As I left the school building on Tuesday afternoon, I noticed an ambulance and several first responders milling about the entrance. They didn’t seem particularly “activated” so I figured they were responding to something routine. I got in my car, went home, and didn’t think too much about it.
When I got home, messages started to come in that we would be going to remote learning on Wednesday. I got a sinking feeling in my gut – I was so happy to be back to our in-school routines that the concept of teaching to silent avatars and pivoting to plan for computer screen teaching had become sort of foreign to me. Now, the wave of impending isolation crashed over my head and over the heads of all the teachers and students in my school. I could feel our collective groans through the atmosphere.
Information is disseminated very slowly in my district. They need to get the messaging right, so it is accurate, and doesn’t freak everyone out. At the same time, we were making up all sorts of scenarios in our heads – massive COVID outbreak, gas leak, who knows. None of it made any sense, but without the real scoop, we were all left to wonder.
Finally, late in the evening, I got a message with the real story – there was a suspicion of hazardous materials in certain classrooms in our building. Aesbestos, mold, who knows what, but they needed to do an abatement and they would need an empty building. Our building is quite old and not maintained as well as it should, because…money. Oy.
The end of my day was busy. I took my daughter to an appointment while I went to the gym, exhausted and spent from the activity of the day and the anticipation of what tomorrow would bring. When I got home, that’s when the “needs” came in – fill out an application, find the graphing calculator for the SAT tomorrow, oh, and also find the charging cord that is most certainly not with said calculator. Plan for your first period remote class which you have most certainly forgot how to plan for. Bedtime was a welcome relief.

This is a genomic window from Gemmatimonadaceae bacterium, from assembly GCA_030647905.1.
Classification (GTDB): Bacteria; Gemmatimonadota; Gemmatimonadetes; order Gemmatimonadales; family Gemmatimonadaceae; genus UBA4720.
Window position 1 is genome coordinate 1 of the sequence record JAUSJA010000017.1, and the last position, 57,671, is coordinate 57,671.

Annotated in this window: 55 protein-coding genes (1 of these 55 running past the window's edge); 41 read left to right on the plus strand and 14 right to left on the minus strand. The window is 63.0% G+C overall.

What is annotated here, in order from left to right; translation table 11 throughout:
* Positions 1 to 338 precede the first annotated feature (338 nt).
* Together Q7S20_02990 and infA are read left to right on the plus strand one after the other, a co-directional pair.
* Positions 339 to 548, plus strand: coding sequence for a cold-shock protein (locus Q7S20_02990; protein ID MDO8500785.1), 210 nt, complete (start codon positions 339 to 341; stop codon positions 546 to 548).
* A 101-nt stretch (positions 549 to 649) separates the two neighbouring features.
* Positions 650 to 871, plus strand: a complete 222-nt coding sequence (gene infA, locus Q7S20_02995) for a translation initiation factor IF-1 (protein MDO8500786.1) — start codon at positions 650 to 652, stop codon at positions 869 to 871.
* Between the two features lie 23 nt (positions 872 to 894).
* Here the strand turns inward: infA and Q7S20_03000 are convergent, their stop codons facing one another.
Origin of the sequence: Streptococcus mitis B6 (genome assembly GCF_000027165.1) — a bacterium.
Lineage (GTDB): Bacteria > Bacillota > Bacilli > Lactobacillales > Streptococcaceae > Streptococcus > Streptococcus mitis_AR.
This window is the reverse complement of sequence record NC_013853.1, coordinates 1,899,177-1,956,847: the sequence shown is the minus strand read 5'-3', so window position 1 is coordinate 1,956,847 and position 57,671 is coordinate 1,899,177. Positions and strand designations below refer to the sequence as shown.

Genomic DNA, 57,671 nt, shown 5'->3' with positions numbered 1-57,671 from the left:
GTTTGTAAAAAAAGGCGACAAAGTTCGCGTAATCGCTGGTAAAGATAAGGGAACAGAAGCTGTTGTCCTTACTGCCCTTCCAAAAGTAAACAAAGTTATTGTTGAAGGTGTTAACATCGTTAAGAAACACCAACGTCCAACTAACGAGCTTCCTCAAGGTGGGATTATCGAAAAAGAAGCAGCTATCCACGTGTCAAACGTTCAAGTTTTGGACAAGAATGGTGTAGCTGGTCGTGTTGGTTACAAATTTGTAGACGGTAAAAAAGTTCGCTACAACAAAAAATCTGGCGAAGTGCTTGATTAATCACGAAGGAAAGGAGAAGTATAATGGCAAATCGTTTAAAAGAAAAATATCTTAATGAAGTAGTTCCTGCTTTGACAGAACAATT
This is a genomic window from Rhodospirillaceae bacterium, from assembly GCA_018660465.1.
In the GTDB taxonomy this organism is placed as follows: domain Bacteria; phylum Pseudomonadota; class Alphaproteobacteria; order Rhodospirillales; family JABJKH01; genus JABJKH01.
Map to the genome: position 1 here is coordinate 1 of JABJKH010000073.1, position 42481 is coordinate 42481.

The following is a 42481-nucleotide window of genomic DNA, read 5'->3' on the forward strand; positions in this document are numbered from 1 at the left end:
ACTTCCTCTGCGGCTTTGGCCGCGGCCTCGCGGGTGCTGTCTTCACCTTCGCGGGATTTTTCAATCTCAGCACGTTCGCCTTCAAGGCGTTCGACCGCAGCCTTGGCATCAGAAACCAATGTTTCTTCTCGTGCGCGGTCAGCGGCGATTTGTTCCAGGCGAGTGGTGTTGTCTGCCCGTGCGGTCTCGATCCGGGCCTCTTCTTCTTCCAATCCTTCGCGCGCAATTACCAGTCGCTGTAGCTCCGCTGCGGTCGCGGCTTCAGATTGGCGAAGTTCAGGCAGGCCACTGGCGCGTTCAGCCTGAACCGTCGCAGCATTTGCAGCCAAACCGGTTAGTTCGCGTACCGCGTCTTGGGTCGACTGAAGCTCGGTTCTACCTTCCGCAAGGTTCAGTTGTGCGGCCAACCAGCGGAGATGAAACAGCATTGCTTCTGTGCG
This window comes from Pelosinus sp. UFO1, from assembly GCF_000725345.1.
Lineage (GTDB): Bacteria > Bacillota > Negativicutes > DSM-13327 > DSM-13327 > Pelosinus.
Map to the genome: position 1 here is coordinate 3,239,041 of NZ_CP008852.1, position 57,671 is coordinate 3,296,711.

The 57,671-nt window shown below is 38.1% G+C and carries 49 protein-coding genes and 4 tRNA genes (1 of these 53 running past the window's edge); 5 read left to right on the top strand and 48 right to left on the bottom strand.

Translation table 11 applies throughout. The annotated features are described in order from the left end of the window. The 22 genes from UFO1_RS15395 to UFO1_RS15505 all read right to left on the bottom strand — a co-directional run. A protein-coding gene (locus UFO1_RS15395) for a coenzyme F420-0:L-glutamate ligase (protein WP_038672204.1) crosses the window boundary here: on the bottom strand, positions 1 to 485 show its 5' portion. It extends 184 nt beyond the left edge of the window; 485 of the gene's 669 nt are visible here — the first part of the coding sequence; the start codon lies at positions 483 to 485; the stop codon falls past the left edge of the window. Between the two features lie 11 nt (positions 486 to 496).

We got a robocall later in the evening that we would be remote through the end of the week. My heart sank. We had developed such good progress and now if felt like it was coming to a crashing halt. Temporary, perhaps, but I am always worried about the students, particularly the ones who only marginally know what to do. There are a lot of those, and they often lose out.
I decided to plan as wisely as I could. Acknowledge the annoyance, provide mindful movement instruction that would support them sitting in front of a computer all day (and get a much-needed oxygen boost to their brains), try to have a good experience, and appreciate them for sticking with me. I love teaching and connecting with kids, so that’s what I’d go for. The classes went well, and I remembered how to conduct the video sessions so that my students would be held as accountable as possible for their own learning. It pales in comparison to face-to-face teaching and learning.
I’m not sure how long the remote status will continue, but we’ve done it before and we can do it again, if we have to. I’d rather not have to. It’s a lonely existence, in my basement, looking at two dimensions.
4 thoughts on “Shifting back to remote”
Remote teaching and learning is tough. I hope it doesn’t last long for you.
Thank you. First day was okay, but there was a significant drop off in my usual attendance. So many of my kids just don’t do well behind the screen.